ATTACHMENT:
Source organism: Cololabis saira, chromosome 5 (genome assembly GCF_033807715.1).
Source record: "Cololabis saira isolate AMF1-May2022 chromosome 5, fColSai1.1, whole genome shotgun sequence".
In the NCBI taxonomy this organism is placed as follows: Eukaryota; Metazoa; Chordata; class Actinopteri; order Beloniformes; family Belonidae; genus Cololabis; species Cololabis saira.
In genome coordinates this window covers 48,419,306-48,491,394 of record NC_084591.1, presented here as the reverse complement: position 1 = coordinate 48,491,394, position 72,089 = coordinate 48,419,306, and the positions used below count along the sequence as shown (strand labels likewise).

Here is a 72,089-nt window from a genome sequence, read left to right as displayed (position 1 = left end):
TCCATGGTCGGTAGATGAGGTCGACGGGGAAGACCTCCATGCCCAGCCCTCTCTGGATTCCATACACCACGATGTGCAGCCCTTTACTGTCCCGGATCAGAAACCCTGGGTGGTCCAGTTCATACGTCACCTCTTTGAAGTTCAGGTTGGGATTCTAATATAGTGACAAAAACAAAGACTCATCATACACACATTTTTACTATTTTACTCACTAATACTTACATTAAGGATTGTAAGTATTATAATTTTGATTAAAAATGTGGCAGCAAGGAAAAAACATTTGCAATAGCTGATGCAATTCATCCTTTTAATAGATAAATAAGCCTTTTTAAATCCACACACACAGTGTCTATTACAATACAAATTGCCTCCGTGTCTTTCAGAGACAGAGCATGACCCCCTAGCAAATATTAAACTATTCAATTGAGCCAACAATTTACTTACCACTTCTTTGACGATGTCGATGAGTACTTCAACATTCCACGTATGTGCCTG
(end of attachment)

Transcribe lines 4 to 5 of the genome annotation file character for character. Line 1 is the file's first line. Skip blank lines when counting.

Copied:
In genome coordinates this window covers 48,419,306-48,491,394 of record NC_084591.1, presented here as the reverse complement: position 1 = coordinate 48,491,394, position 72,089 = coordinate 48,419,306, and the positions used below count along the sequence as shown (strand labels likewise).

Here is a 72,089-nt window from a genome sequence, read left to right as displayed (position 1 = left end):